Personal Use Is OK; the Target Is Growers Who Steal Power; Scratch-and-Sniff Cards
ROTTERDAM, Netherlands—Fire up a joint in the Netherlands? No big deal. Grow marijuana? That's a crime. Getting smoked: the nation's power companies.
Volt-hungry pot farms have been stealing hundreds of millions of dollars of electricity a year. The problem has gotten so bad that one firm has blown a fuse. Stedin Netbeheer BV, a grid operator with 1.8 million customers, is now sending employees on raids with armed police officers, using sophisticated grid analysis to unearth pot plantations.
Last month, it launched an anonymous hot line and mailed out 30,000 scratch-and-sniff cards that smell like fresh cannabis. "People have this image of a nice hippie smoking," says Wolter Meijer, the company's top antifraud official. "The reality is danger and crime."
Growing weed indoors requires water, carbon-dioxide generators and intense light and heat, which leads to hundreds of accidental fires a year. Heavy electricity use is a big red flag for investigators, so cultivators try to avoid detection by tapping into the grid before the meter. That costs Stedin $15 million a year.
It's all part of the country's dissonant attitude toward marijuana. On paper, it's illegal to smoke, buy, sell or grow pot. But the ban on smoking hasn't been enforced since 1976, and coffee shops are licensed to sell small quantities. The paradox puzzles even Dutch law enforcement. "You can smoke it, but you can't grow it," says Erik de Borst, the nation's top anticannabis official. "Where are you supposed to get it?"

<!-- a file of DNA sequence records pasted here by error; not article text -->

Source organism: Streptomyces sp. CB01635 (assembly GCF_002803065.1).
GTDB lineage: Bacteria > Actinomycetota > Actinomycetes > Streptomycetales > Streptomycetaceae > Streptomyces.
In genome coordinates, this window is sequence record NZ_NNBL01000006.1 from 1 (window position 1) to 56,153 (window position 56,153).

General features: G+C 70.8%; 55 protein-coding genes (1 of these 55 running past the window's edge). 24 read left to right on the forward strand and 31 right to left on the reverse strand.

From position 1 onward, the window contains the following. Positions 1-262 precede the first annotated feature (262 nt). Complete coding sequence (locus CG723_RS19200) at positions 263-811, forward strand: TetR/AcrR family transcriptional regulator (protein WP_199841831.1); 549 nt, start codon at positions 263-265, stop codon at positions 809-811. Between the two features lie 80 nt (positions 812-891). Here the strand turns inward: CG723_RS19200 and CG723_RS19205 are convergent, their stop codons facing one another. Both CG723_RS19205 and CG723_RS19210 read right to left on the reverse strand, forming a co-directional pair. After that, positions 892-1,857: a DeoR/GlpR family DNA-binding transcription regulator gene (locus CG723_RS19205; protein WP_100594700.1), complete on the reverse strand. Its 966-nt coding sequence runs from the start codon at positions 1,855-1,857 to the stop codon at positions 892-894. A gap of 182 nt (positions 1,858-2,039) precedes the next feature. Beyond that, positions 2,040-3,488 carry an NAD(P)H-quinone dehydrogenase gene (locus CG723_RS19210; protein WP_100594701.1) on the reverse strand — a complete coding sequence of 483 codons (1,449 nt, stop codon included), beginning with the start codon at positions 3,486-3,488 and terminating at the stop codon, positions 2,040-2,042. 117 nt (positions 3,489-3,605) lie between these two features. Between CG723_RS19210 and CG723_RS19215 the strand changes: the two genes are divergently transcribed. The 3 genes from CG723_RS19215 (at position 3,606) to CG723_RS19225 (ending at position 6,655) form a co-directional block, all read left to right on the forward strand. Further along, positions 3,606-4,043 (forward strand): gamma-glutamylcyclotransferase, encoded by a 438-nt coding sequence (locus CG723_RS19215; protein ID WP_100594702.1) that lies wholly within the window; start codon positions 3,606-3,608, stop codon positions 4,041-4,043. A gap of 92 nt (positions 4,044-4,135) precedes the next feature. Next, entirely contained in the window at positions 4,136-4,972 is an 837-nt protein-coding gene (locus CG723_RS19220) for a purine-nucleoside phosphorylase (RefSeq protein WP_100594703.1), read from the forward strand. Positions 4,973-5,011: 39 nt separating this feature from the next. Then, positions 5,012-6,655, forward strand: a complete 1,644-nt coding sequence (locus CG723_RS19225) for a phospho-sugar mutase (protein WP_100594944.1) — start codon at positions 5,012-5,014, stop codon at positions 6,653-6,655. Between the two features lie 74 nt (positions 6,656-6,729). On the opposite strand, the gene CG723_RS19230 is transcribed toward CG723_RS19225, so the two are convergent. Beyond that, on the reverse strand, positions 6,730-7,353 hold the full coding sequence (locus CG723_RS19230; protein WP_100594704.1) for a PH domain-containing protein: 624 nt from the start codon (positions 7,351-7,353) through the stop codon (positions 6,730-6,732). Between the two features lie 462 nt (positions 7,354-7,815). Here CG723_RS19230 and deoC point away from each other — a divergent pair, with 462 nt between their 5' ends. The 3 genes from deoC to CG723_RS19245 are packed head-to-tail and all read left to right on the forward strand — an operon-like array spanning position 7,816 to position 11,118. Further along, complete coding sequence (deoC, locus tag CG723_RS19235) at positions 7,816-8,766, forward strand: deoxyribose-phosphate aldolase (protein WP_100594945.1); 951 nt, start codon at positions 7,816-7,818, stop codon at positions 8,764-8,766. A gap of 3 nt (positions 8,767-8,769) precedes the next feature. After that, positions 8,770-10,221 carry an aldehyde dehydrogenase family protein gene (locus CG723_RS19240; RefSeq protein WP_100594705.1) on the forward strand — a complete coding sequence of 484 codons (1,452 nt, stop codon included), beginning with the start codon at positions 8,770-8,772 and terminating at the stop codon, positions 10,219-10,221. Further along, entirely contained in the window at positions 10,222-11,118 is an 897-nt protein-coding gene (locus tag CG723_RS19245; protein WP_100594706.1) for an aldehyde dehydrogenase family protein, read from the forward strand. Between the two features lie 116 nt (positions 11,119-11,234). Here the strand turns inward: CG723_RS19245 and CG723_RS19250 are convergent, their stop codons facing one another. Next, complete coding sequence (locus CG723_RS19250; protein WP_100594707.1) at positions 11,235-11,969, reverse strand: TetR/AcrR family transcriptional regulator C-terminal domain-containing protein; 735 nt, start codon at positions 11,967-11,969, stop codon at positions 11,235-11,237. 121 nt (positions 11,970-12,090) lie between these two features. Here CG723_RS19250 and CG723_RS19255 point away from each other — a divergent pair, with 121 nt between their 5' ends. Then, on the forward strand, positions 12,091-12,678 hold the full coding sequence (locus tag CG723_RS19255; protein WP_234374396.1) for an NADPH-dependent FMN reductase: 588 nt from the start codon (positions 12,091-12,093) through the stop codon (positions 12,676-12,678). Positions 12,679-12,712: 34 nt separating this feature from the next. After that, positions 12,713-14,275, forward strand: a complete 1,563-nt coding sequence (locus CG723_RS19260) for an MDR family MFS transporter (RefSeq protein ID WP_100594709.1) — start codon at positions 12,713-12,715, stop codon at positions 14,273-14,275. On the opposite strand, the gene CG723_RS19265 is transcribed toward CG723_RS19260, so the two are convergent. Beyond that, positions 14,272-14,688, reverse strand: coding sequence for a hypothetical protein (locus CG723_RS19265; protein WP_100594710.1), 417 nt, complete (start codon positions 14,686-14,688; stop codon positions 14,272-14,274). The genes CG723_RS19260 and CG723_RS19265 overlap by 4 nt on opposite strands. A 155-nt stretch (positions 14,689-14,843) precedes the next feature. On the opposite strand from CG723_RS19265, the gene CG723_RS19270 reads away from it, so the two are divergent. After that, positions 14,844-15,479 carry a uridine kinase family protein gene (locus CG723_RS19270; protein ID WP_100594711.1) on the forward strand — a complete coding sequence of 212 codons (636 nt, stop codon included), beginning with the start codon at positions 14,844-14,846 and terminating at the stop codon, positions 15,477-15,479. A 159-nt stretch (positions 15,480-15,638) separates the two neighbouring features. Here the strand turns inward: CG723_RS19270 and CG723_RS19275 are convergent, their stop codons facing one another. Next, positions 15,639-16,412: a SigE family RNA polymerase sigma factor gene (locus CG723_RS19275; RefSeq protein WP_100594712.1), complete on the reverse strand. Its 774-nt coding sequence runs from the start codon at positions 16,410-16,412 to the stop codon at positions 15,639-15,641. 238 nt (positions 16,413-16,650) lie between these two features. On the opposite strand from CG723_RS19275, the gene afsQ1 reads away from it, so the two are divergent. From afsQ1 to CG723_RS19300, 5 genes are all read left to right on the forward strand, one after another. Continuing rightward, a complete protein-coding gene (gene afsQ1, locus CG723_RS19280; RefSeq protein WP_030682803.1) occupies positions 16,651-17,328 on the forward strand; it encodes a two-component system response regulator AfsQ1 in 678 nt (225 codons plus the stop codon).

From all over Holland, it turns out. There are an estimated 40,000 marijuana plantations in the country. Every year, 5,000 are destroyed, and 5,000 pop back up, police say.
The coffee shops are allowed to stock only 500 grams, so they need frequent resupplies. "The authorities would love to know where we get our weed," said Myriam Kobus, as she oversaw smokers lining up for "White Widow," a popular strain, at the Game, a coffee shop she manages in The Hague. "We don't tell them."
Police say most suppliers are gangs that carve up production, often among lower-income citizens who get paid to turn their residences into grow houses. A batch of 200 plants can be harvested five times a year, with each crop generating $30,000.
Growers are supplying more than the home market. Dutch marijuana goes out by ship and by highway all over Europe, says Peter Reuter, an expert on drug policy at the University of Maryland. The Netherlands produces $3 billion a year, 90% of which is exported, the police estimate.
Pot farms turn up in villas, tomato greenhouses and working-class flats. One gang in Rotterdam has used six trucks as mobile farms, with one batch always ready for selling and smoking, police say. Pot has been found growing in shipping containers buried under swimming pools.
It keeps Mr. Meijer's team of 32 at Stedin busy. They're on the lookout for eight-hour spikes in power use, corresponding to heat-lamp patterns, and for outside air filters, convoluted wiring and roofs that quickly melt snow.